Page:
The warmer the seawater is, the less pack ice, the less frozen sea surface there is to hold the flowing glaciers in place. And as the winters have been getting warmer - it's much warmer in Greenland now than it was 20, 25 years ago. As the winters get warmer, you have less sea ice holding back those glaciers that are trying to flow out.

So you wind up with considerably more ice flowing out these valleys and dumping into the ocean. We're - basically, year after year, we're seeing record outflow from the Greenland ice sheet, and that's a consequence primarily of warming air temperatures, as well as warming seawater. This is a big moment right now.

GROSS: So it sounds like it's really quite a cycle. Things warm a little bit, ice begins to melt, icebergs break away. You have these streams of water drilling down into the ice that creates even more warming of the ice. So once the ball gets rolling, it's self-perpetuating, and the process becomes more rapid.

Mr. BALOG: Absolutely. I mean, that's been the thing that, for me, has been particularly astounding. I mean, certainly, I'm aware of, you know, ideas of natural systems being interconnected. But boy, the more you get into the science, the more you realize how all of this stuff fits together.

The atmosphere fits together with the precipitation coming out of it. That fits together with the ice sheet. That fits together with the way the glaciers flow, and then the ocean is tied together with all of this. It truly is one big system.

It's - strangely enough, it's like, you know, what you learned when you were nine years old in science class, those little diagrams that the teacher put on the wall about the hydrosphere, you know, and the rain coming down and how the rain loops back around through the system from the ocean.

Well, that's really what I'm seeing in real time and space in looking at this process. And it's given me a very profound sense, more than I ever had - and I've been around this kind of stuff for many decades now. But it's giving me a profound sense of how interconnected it all is, and ultimately, of course, how we as humans are connected to it and what it means for us.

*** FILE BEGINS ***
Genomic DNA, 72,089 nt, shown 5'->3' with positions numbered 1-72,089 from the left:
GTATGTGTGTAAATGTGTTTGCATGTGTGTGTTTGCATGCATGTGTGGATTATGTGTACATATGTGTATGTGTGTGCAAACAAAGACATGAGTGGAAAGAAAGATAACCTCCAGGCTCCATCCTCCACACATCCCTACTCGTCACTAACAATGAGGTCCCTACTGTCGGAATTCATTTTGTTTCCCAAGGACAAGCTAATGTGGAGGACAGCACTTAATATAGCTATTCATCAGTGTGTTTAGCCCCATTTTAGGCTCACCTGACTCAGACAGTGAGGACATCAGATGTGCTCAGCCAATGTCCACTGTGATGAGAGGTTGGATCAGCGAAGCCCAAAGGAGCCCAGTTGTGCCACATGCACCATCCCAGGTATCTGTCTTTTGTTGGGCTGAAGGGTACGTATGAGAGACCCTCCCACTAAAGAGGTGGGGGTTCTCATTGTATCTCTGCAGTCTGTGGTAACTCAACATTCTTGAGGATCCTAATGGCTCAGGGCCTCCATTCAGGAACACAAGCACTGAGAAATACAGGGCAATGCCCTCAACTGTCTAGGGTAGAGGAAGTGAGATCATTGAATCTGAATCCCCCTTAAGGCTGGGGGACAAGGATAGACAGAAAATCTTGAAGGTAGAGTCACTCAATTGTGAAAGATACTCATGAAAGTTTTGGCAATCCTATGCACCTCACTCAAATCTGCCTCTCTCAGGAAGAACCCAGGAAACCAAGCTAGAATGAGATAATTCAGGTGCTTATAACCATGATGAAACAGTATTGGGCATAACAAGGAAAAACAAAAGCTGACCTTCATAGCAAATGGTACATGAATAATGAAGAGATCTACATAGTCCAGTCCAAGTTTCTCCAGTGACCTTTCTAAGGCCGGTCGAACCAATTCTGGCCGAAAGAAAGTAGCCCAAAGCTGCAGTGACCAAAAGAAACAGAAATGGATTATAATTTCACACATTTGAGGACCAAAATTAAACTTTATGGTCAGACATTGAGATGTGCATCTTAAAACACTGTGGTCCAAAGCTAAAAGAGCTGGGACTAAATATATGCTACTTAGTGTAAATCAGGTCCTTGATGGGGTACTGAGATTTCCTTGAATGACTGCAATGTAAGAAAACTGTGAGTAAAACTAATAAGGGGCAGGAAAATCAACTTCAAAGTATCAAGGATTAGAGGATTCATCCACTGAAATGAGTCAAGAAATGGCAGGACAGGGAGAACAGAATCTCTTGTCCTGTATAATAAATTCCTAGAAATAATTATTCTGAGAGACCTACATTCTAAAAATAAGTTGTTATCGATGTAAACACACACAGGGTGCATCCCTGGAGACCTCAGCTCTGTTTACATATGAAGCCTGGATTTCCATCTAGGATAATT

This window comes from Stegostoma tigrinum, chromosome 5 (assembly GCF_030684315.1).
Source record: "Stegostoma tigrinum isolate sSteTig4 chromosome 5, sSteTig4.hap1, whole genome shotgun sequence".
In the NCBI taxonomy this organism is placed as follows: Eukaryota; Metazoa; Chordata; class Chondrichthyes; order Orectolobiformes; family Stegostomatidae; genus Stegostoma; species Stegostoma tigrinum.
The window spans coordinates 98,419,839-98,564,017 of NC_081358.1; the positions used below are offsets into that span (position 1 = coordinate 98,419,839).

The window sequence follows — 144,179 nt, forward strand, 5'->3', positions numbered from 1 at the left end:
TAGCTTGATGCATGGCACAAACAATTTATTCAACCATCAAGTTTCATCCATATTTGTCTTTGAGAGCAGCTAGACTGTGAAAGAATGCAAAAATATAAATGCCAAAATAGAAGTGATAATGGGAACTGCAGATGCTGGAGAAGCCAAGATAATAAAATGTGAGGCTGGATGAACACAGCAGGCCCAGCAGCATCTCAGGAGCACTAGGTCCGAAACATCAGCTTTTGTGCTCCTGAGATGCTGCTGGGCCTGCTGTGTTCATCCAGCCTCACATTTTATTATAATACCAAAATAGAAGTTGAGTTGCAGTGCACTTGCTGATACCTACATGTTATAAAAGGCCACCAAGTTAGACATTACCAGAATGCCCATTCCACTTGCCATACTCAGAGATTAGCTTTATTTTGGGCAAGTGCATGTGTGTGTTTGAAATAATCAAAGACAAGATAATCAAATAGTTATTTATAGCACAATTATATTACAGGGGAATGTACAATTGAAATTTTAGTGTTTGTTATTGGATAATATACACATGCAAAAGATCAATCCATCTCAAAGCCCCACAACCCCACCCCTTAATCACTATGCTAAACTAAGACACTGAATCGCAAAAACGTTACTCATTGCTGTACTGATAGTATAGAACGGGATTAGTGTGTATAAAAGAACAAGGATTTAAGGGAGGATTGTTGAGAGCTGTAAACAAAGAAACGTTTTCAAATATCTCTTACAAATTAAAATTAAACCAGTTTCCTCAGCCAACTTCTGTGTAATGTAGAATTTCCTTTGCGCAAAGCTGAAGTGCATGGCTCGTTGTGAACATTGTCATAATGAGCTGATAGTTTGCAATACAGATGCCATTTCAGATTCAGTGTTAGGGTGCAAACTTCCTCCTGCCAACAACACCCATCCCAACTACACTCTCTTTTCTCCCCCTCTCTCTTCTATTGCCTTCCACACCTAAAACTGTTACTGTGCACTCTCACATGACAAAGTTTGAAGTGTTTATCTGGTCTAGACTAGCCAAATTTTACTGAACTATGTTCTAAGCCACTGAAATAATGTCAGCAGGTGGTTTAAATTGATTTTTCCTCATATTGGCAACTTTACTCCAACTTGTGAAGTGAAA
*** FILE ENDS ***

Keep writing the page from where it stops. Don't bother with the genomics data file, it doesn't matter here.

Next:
GROSS: And how fragile it is, I think it's giving you a sense of, too.

Mr. BALOG: Yeah, you know, one of the huge misconceptions the human race has, or has had for a long time, is that the earth is this big, unchanging system and that we can do basically whatever we want.

You know, we can be indifferent to it. It's a static theater on which the human race operates. And one of the big sort of bits of intellectual, psychological, philosophical evolution we're going through and have been going through for some decades - but we're going through it very intensely again right now - is to recognize that we are players in this.

In fact, there's a new branch of science that is suggesting that we are the dominant agent of change on this earth now. It's no longer nature. It's the impacts we as a species bring to nature. It's us.

GROSS: One of the things that the "NOVA" documentary shows is meltwater lakes. And before we describe your experiences with meltwater lakes, just describe what a meltwater lake is.

Mr. BALOG: What happens out in Greenland is that the sun warms up the surface of the ice, this meltwater percolates all over the ice sheet, and it eventually consolidates in these lakes.

And then the lakes sort of decant, you know, as if somebody just tipped a bottle over, and all of a sudden, you have these rivers running out across the surface of the ice.

And the rivers run until they find a crevice, and they drop down through a crevice and flow out to the bottom of the ice sheet and flow out to sea.

The lakes are these unbelievably beautiful sapphire jewels, and there's thousands of them out there. There's not a couple here and there. There's thousands of these lakes, thousands of rivers. And in some cases, these rivers form these huge slot canyons.

So it winds up looking like the canyonlands out in the Utah desert. You know how you have those beautiful orange and red rocks with those muddy rivers carving through the orange and red rocks?

Well, imagine instead of orange and red, it's white from the ice, and down in the bottom of those canyons, you have sapphire-blue water instead of muddy water. So you have this amazing landscape of like this huge wedding cake being cut by these ribbons of sapphire water. It's really fabulous.